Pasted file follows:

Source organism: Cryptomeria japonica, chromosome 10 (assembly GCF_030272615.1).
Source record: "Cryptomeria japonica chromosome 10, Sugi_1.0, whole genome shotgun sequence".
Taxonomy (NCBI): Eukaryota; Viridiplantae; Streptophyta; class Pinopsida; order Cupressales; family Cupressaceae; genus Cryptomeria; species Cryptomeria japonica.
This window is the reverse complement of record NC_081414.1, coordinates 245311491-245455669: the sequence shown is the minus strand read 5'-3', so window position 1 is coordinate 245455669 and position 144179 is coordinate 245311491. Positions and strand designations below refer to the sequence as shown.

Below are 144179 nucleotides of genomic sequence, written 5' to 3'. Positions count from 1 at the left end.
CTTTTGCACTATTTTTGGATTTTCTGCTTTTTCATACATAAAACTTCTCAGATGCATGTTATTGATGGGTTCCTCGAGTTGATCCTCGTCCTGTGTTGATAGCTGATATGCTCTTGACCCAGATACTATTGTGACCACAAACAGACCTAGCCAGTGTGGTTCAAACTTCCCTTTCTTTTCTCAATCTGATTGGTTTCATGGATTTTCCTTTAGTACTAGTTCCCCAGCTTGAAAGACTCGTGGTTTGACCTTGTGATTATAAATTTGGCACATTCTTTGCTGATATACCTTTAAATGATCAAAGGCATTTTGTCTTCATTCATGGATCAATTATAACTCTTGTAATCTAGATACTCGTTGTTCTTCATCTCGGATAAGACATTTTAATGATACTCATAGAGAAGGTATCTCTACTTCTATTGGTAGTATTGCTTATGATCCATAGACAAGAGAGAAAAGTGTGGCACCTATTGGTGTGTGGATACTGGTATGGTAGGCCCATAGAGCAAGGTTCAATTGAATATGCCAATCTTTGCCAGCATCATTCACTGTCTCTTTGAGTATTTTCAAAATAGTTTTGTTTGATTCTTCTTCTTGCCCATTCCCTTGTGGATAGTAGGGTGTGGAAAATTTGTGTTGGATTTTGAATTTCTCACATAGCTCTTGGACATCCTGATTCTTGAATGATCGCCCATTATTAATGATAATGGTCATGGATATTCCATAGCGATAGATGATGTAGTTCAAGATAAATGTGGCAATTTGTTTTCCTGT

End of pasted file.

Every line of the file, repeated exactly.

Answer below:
Source organism: Cryptomeria japonica, chromosome 10 (assembly GCF_030272615.1).
Source record: "Cryptomeria japonica chromosome 10, Sugi_1.0, whole genome shotgun sequence".
Taxonomy (NCBI): Eukaryota; Viridiplantae; Streptophyta; class Pinopsida; order Cupressales; family Cupressaceae; genus Cryptomeria; species Cryptomeria japonica.
This window is the reverse complement of record NC_081414.1, coordinates 245311491-245455669: the sequence shown is the minus strand read 5'-3', so window position 1 is coordinate 245455669 and position 144179 is coordinate 245311491. Positions and strand designations below refer to the sequence as shown.

Below are 144179 nucleotides of genomic sequence, written 5' to 3'. Positions count from 1 at the left end.
CTTTTGCACTATTTTTGGATTTTCTGCTTTTTCATACATAAAACTTCTCAGATGCATGTTATTGATGGGTTCCTCGAGTTGATCCTCGTCCTGTGTTGATAGCTGATATGCTCTTGACCCAGATACTATTGTGACCACAAACAGACCTAGCCAGTGTGGTTCAAACTTCCCTTTCTTTTCTCAATCTGATTGGTTTCATGGATTTTCCTTTAGTACTAGTTCCCCAGCTTGAAAGACTCGTGGTTTGACCTTGTGATTATAAATTTGGCACATTCTTTGCTGATATACCTTTAAATGATCAAAGGCATTTTGTCTTCATTCATGGATCAATTATAACTCTTGTAATCTAGATACTCGTTGTTCTTCATCTCGGATAAGACATTTTAATGATACTCATAGAGAAGGTATCTCTACTTCTATTGGTAGTATTGCTTATGATCCATAGACAAGAGAGAAAAGTGTGGCACCTATTGGTGTGTGGATACTGGTATGGTAGGCCCATAGAGCAAGGTTCAATTGAATATGCCAATCTTTGCCAGCATCATTCACTGTCTCTTTGAGTATTTTCAAAATAGTTTTGTTTGATTCTTCTTCTTGCCCATTCCCTTGTGGATAGTAGGGTGTGGAAAATTTGTGTTGGATTTTGAATTTCTCACATAGCTCTTGGACATCCTGATTCTTGAATGATCGCCCATTATTAATGATAATGGTCATGGATATTCCATAGCGATAGATGATGTAGTTCAAGATAAATGTGGCAATTTGTTTTCCTGT